The information below comes from the statement of deficiencies compiled by health inspectors and provided to AHCJ by the Centers for Medicare and Medicaid Services. It does not include the steps the hospital plans to take to fix the problem, known as a plan of correction. For that information, you should contact the hospital, your state health department or CMS. Accessing the document may require you to file a Freedom of Information Request. Information on doing so is available here.
|SHARON REGIONAL HEALTH SYSTEM||740 EAST STATE STREET SHARON, PA 16146||Sept. 26, 2016|
|VIOLATION: STAFFING AND DELIVERY OF CARE||Tag No: A0392|
|Based on review of facility documentation and medical records (MR), and employee interviews (EMP), it was determined that the facility failed to ensure delivery of patient care was consistent with established facility policies for one of one medical records (MR).
Review, at approximately 11:46 AM on September 21, 2016, of Policy 80, Pain Management, reviewed June 2015, revealed, "Each patient has the right to effective pain management throughout the episode of care. Components of an effective pain management plan include accurate assessment of pain, use of appropriate methodologies for prevention and relief of pain ... I. Assessment of Pain: ... B. All patients are reassessed for pain upon instituting any interventions at a time interval appropriate for the type of intervention. C. The single most reliable indicator of the existence and intensity of pain is the patient's self report. D. Pain assessment includes the patient's description of the type of pain, onset, location, duration, intensity, alleviating factors and aggravating factors. ... F. The assessment of pain is considered the fifth vital sign. ... G. Each patient is reassessed for pain at regular intervals with vital signs according to the department routine throughout the episode of care excluding vitals with titration of vasopressors or emergency situations. ... IV. Evaluation A. The effectiveness of pain assessment, prevention and management is evaluated on an ongoing basis with routine vital signs according to department routine. B. Response to pain interventions is evaluated post-intervention at a time interval determined to be appropriate based on the type of intervention. C. Pain is assessed as the fifth vital sign and documented on the Nursing Record. D. Findings of the evaluation are used to identify opportunities to improve structures, processes and outcomes of pain management practices. ... B. Acute Pain ... 2. Emphasis is placed on the prevention of pain and importance of a factual report of pain, avoiding stoicism or exaggeration. 3. Pain is assessed with vital signs per department routine: assessment occurs more frequently when pain is uncontrolled or interventions are changing. ..."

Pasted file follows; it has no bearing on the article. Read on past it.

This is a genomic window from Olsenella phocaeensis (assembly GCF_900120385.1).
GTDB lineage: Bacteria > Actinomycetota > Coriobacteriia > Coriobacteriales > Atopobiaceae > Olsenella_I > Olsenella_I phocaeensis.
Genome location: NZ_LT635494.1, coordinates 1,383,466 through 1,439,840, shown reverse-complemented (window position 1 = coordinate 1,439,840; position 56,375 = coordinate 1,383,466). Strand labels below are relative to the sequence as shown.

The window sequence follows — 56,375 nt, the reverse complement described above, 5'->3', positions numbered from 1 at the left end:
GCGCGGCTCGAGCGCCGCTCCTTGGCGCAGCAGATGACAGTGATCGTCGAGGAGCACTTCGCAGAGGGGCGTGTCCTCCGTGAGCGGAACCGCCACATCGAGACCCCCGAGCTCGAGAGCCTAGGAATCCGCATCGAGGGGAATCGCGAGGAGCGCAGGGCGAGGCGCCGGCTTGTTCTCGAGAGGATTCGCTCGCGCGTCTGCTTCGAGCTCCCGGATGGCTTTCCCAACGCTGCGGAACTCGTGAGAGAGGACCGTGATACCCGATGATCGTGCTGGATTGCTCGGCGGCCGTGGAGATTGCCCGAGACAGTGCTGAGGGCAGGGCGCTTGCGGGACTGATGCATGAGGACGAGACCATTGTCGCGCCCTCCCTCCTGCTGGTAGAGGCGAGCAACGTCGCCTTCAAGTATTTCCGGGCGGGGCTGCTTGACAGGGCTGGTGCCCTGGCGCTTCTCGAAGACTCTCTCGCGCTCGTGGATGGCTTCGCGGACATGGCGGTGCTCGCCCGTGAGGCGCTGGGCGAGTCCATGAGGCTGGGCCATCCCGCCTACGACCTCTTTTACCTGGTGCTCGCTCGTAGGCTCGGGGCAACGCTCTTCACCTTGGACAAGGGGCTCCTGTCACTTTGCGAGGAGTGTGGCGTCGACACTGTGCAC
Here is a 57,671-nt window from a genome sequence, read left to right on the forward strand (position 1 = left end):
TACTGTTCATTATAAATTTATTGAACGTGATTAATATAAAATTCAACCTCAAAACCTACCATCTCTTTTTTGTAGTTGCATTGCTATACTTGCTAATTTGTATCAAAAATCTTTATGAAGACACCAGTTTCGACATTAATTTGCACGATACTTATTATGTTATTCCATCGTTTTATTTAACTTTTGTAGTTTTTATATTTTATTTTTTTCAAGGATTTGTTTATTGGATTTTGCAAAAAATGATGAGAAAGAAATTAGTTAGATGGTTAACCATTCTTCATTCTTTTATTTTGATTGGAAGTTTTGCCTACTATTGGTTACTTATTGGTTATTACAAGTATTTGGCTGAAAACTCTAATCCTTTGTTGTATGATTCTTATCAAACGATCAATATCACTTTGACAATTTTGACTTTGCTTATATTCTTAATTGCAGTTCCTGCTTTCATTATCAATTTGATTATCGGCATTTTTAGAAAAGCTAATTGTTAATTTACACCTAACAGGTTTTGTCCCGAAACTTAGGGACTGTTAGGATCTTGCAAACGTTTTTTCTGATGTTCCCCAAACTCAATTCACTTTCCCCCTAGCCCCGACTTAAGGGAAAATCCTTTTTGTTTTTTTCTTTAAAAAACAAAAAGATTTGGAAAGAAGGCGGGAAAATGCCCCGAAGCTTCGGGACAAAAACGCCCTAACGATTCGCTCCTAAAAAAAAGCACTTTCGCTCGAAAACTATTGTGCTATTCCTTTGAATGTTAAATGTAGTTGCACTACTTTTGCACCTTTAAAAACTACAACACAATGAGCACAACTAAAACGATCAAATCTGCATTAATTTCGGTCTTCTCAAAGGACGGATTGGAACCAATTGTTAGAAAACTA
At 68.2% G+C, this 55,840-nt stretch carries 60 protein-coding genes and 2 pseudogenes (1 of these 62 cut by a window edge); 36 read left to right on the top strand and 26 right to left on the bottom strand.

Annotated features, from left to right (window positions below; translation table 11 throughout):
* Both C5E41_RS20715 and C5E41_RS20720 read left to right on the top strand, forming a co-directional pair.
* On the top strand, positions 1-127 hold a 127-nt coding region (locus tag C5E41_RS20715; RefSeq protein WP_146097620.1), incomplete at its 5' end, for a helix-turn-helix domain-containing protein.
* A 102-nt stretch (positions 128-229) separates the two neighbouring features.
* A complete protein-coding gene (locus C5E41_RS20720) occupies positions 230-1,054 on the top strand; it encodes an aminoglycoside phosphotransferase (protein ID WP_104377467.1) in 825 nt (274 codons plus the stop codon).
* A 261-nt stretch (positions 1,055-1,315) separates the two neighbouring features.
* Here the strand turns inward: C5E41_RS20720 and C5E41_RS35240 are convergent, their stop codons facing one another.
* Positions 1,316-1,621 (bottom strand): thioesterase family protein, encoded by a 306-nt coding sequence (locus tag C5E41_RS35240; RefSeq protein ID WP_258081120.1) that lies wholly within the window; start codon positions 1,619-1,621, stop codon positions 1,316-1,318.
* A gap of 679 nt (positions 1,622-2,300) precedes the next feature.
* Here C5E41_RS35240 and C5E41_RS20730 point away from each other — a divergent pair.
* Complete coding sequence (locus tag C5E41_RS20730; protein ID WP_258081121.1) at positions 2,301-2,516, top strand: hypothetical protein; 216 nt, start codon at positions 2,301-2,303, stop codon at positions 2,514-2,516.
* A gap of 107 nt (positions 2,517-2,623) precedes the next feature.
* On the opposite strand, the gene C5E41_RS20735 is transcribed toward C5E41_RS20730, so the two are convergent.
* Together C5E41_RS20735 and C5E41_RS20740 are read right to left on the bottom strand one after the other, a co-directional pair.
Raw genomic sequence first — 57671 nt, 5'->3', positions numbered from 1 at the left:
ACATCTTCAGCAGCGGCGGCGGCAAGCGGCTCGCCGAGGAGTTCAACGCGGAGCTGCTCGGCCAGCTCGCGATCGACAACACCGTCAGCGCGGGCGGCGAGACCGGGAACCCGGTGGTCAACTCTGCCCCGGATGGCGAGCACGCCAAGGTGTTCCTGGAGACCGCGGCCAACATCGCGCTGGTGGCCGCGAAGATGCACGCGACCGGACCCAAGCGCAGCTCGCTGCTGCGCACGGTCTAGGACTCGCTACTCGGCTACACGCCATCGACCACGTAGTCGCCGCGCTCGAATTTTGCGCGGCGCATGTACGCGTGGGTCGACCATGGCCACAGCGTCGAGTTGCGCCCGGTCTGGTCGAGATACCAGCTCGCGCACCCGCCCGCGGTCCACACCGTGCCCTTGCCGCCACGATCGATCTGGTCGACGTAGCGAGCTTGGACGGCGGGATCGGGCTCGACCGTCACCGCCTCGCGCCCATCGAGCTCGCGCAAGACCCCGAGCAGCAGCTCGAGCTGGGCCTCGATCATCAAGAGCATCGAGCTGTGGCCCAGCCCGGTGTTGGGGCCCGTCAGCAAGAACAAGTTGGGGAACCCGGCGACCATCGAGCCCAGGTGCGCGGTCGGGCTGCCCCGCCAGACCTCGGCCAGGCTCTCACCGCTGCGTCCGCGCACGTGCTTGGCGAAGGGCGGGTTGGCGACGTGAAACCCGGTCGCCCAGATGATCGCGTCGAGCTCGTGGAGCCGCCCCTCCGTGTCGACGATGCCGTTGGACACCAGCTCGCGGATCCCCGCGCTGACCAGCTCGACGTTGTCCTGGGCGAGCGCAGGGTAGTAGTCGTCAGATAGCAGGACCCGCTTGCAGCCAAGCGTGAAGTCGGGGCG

Review, at approximately 12:05 PM on September 21, 2016, of Policy 83, Patient Rights and Responsibilities, effective January 2016, revealed, "... Care Planning and Delivery - you have the right to: ... Receive kind, respectful, safe, quality care delivered by skilled staff. ... Receive proper assessment and management of pain, including the right to request or reject any or all options to relieve pain. ..."
Review, at approximately 2:00 PM on September 21, 2016, of Orientation Power Point Information, dated September 21, 2016, revealed, "... What is Hourly Rounding? ... Eight Behaviors for Hourly Rounds ... Address 4 P's (pain, potty, position, personal items ... Document the round ... Introduce ... Pain How is your pain? If patient answers they have pain- "Thank you for letting me know," Medicate patient or schedule during upcoming rounds ..."
Review, at approximately 2:22 PM on September 21, 2016, of a spreadsheet titled 2016 Sharon Regional Health System Annual Education Review, revealed, "... Pain Management Each patient has the right to effective pain management. Components of an effective pain management plan include: Accurate assessment of pain Use of appropriate methodologies for prevention and relief of pain Reassessment based on interventions and change in condition ... The single most reliable indicator of pain is the patient's self-report. It is all patient care staff's responsibility to monitor the patient's pain and take appropriate action to ensure the patient's comfort. The patient's expectation and perception is to be reviewed. ... Pain Management is to be addressed at "Hourly Rounding" ..."